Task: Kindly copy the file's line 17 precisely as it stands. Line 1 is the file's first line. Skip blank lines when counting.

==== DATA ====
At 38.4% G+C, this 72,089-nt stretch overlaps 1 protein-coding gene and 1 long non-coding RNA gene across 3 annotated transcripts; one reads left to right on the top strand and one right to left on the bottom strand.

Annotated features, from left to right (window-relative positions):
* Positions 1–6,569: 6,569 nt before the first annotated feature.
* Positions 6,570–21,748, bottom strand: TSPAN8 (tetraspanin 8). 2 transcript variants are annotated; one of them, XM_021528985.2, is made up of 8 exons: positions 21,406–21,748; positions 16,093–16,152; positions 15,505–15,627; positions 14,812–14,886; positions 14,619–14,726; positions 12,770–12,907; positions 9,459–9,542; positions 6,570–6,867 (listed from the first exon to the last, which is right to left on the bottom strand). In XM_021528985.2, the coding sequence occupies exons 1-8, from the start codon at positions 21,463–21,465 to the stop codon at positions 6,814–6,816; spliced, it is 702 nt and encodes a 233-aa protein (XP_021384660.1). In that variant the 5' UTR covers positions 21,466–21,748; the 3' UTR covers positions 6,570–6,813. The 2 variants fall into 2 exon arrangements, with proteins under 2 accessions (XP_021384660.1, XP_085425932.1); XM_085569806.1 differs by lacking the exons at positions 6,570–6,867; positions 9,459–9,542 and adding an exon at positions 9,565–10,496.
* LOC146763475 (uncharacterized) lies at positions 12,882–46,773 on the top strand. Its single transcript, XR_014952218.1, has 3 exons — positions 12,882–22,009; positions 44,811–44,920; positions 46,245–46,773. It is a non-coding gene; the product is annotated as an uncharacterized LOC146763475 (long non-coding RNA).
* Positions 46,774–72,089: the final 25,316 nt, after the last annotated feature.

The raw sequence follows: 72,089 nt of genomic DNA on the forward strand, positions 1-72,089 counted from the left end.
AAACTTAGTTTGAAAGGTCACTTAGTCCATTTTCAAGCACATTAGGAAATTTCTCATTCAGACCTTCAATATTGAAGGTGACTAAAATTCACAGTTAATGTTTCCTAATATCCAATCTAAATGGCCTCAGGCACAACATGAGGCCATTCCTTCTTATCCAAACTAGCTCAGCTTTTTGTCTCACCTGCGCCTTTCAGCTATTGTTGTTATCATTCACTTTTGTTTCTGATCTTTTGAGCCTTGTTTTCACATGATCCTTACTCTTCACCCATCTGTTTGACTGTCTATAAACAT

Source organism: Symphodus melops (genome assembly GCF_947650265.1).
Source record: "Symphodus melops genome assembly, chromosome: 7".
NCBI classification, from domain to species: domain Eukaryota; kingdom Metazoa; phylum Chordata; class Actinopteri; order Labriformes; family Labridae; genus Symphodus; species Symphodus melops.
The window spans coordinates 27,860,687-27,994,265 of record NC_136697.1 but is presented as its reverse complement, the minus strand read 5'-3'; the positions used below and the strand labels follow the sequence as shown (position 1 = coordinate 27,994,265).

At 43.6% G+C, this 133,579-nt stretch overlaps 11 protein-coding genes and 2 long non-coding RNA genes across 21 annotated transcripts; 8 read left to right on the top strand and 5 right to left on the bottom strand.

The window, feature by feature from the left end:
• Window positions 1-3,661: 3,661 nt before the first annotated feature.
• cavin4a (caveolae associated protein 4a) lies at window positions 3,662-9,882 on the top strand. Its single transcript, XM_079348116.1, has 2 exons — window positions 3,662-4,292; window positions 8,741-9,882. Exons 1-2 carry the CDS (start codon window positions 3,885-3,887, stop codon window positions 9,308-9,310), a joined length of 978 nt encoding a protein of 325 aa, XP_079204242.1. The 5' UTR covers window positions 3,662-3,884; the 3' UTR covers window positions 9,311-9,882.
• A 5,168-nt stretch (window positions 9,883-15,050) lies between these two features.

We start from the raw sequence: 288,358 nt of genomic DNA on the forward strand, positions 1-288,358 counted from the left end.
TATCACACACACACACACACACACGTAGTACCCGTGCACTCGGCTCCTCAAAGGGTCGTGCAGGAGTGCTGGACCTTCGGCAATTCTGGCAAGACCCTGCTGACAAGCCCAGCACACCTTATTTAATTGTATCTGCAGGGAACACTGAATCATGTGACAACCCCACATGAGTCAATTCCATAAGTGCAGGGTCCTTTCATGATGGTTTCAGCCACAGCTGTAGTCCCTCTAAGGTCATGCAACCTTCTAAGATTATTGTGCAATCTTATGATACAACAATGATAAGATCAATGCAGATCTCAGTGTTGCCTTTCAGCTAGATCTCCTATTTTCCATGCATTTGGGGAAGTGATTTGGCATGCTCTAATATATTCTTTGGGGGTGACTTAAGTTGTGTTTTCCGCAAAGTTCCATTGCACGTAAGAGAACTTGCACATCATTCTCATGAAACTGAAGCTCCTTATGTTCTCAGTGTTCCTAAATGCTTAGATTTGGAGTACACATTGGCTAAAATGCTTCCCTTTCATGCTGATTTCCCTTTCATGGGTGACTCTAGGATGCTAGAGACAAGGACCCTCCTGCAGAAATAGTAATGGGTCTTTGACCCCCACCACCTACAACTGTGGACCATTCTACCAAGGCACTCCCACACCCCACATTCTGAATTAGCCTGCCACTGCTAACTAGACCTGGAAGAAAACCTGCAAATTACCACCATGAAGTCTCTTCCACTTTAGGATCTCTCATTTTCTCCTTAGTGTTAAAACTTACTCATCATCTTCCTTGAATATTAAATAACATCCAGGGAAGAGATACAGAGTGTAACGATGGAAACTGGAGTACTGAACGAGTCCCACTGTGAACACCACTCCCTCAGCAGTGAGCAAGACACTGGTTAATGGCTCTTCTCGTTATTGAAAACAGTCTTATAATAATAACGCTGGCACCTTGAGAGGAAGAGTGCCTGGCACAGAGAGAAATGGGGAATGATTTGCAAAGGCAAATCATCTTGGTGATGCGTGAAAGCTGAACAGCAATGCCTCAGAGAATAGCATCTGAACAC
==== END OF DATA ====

• A 5,168-nt stretch (window positions 9,883-15,050) lies between these two features.